• You are an investor (noncitizen).
  • You are a ‘special immigrant’.
  • You are a victim of human trafficking or other crime.
  • You have been granted asylum or refugee status.
  • You qualify under a special program like the Diversity Visa program, private immigration bill signed into law, or other special program not previously listed.
  • You are eligible for an adjustment of status under INA 245(i).
  • You are a derivative applicant.

However, there are several bars to adjustment of status that may need to be considered when undergoing the process. These can include unlawful immigration to the United States, employment without prior authorization, being a conditional permanent resident, and more. You can learn more about the bars to adjustment here.

Can I Sponsor a Family Member?

Generally speaking, lawful permanent residents or other United States citizens can petition for a visa on behalf of their close relative (defined as a parent, spouse, child, or sibling). To do so, you must file a Form I-130, and, in some circumstances, you may file this alongside an application for permanent residence status, the Form I-485. Each petition must be filed separately per person you are sponsoring.

Can I Appeal An Immigration Decision?

If the decision you received was unfavorable, you may be able to file an appeal depending on the circumstances. This must be done through the office that rejected or otherwise made the unfavorable decision using a Form I-290B, except in certain circumstances, which can be found here. This must be done within 15-30 days of the date that the decision was made (not when you received notice), although the timeline may vary depending on the notice you receive.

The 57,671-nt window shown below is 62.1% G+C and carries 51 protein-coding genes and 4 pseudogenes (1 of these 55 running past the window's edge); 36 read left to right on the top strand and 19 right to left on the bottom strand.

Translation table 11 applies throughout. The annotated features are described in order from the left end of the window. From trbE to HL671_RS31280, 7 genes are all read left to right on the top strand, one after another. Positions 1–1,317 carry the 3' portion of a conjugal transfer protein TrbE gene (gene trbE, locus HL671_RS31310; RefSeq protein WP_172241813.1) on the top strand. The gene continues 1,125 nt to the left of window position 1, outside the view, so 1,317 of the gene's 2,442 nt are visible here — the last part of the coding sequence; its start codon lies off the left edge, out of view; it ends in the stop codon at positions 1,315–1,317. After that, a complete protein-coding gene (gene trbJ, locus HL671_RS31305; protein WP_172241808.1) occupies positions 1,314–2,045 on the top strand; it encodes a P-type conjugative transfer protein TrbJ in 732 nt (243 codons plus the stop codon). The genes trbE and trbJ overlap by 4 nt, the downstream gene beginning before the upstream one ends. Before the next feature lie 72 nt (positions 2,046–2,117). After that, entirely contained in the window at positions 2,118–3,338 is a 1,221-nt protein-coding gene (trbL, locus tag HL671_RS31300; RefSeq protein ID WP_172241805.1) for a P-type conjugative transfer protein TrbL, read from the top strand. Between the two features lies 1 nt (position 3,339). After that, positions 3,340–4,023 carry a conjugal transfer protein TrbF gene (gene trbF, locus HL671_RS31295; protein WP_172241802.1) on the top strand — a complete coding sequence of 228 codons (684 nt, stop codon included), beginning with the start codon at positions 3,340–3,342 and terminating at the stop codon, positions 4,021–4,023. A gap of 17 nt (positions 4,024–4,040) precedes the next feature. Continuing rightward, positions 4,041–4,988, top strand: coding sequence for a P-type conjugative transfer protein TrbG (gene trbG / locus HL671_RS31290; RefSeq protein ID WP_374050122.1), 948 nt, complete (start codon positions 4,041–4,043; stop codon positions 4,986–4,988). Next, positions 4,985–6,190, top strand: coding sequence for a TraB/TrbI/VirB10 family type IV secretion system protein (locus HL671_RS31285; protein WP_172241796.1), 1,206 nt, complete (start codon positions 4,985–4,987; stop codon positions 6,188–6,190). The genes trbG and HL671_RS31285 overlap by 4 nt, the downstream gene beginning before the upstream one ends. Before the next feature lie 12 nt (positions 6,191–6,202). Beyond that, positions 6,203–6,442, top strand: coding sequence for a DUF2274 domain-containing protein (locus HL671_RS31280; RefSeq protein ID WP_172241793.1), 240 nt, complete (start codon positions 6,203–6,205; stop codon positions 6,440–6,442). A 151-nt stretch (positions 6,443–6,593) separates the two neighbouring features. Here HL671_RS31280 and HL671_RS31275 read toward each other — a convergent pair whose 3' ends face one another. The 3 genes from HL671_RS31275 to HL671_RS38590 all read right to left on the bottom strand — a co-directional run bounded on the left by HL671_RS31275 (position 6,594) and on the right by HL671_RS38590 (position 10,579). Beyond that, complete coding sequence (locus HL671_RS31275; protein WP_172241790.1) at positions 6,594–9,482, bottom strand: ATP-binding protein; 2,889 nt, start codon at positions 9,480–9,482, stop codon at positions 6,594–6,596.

It’s important to note that appellate decisions may take up to 180 days to review, so it’s important to act efficiently if looking to get this overturned.

Violence Against Women Act

The Violence Against Women Act was passed in 1994 to ensure that those who are victims of domestic violence and abuse can seek safety/independence in the United States. To be eligible under these grounds, the self-petitioner must:

  • Be the spouse or child of an abusive US citizen or lawful permanent resident or the parent of a citizen aged 21 years or older.
  • Have been married in good faith (not for the purpose of immigration).
  • Be eligible for immigration as an immediate relative or through a family-based preference category.
  • Have been subject to battery or ‘extreme cruelty’ during the qualifying relationship.
  • Resides or previously resides with the abusive US citizen or lawful permanent resident.
  • Be a person of good moral character.

You can learn more in-depth information about this eligibility criteria and how it applies in different circumstances by visiting here.

Need Immigration Assistance? We Can Help

Making the decision to immigrate to the United States for one reason or another is a big step in many peoples’ lives. Know that you don’t have to go through this strenuous process alone, and the team at Maney | Gordon | Zeller, P.A. is here to walk with you through each step of the way. Schedule a consultation with a member of our to discuss your specific needs by calling (800) 708-4399 or filling out this short form.